Union hosts grand opening for new academic facility
This fall, Union College’s two newest programs began the school year in a newly renovated section of the Don Love Building. On Oct. 7, Union held a grand opening for the new facility that now houses the Master of Physician Assistant Studies program and the International Rescue and Relief program. The event on the lawn in front of the new facility and featured comments by Tom Casady, public safety director for the Lincoln Police Department and Susan Epps of the Cornhusker chapter of the American Red Cross.
“These two academic programs are very involved in the Lincoln community in many ways,” said John Wagner, president of Union College. “This new facility will increase the ability to serve our students and to equip them to serve Lincoln and beyond.”
On a small campus where space is a premium, Union’s two newest programs had been forced to use smaller spaces that did not provide adequate facilities for what quickly became two of Union’s largest programs—both usually have 90 to 100 students any given year.
Training health care providers for a growing field
Started in 1998 as a baccalaureate program, physician assistant studies graduated its first master’s level class in 2007. PA shared space with the nursing program in the upper level of Larson Lifestyle Center and also used classrooms elsewhere on campus. “Being in PA school is daunting and the students form quite a cohesive group,” said Michelle Buller, director of the program. “Being together in one building will be wonderful and the improved technology will help them become better clinicians.”
The increased lab space enables students to practice their skills in a more realistic setting. “We have five new clinical areas that can accommodate ten students at a time,” said Buller. “In the past we shared lab space with the nursing program. They were great to work with, but it was cramped and hard to coordinate. I think this move will be good for all of us.”
One of only three PA programs in Nebraska, Union College accepts 30 new students each year into the 33-month program. Forbes Magazine consistently names physician assistant studies as one of the best master’s degrees for jobs in the country, and nearly all Union PAs have found jobs within three months of graduation.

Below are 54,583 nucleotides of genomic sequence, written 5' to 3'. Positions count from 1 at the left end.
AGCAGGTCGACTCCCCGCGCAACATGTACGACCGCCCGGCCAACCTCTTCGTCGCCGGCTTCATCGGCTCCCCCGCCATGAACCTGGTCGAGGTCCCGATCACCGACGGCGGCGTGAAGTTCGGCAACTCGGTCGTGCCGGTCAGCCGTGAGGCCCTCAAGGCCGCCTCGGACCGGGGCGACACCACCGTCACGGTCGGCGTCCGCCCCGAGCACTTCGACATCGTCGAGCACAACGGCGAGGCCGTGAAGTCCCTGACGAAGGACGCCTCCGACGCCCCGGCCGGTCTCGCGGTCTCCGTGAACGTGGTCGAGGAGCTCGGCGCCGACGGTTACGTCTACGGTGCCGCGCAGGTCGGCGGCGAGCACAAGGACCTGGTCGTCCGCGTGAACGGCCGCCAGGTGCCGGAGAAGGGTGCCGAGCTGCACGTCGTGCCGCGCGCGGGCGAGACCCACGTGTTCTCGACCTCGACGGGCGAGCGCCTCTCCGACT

Third year PA students do clinical rotations in many clinics in Lincoln and throughout Nebraska and more than 100 medical professionals in the community provide guest lectures for a variety of classes in the program.
A growing program with unique needs
The International Rescue and Relief program was also in desperate need of additional space. Although the emergency medical and search and rescue elements of the program require storage for a lot of equipment, the program had to make due with a converted day-care center in a small corner on the first floor of Rees Hall, the women’s residence hall.
“One of the most important changes is that we can actually have all our classes in one location,” said Rick Young, director of the IRR program and chair of the Division of Emergency Management and Exercise Science. “This will bring us together as a division and place us closer to the rest of campus. The program has been around for nine years now and this facility symbolizes its proven viability. It will further help legitimize and professionalize the department.”
With a decommissioned ambulance set up in the classroom and technical rope equipment on hand, IRR students will now be able to practice their skills indoors during winter months. “The old facilities were worn out and we had no place to store equipment,” said Young. “Our new offices and classrooms look more professional, and we’ll have everything in one place so we can be ready to deploy in the event of a crisis.”
The International Rescue and Relief program is a unique baccalaureate degree that prepares students for careers in emergency management, public safety, the medical field or project development. It includes training in disaster management, and all students spend a summer in Colorado learning wilderness survival and rescue and a semester in Central America learning jungle survival and medical treatment techniques.
IRR students have also assisted with the immediate response and recovery efforts following a variety of natural disasters including the 2010 earthquake in Haiti, the tornado outbreak in Alabama in 2011, and Hurricane Sandy in 2012.
“This updated facility will help take two of our newest, yet strongest programs to the next level,” said President Wagner. “And that will lead to a better educational experience for not only students in those programs, but all of campus.”
The renovation brings a visible change to the campus as well. The tile exterior of the facility, formerly occupied by ministry resource supplier AdventSource, has beeen replaced by brick that matches the rest of the Don Love Building, the Ortner Center and the new Krueger Center for Science and Mathematics. The entry to the facility also features a smaller glass arch matching the large glass arch over the atrium.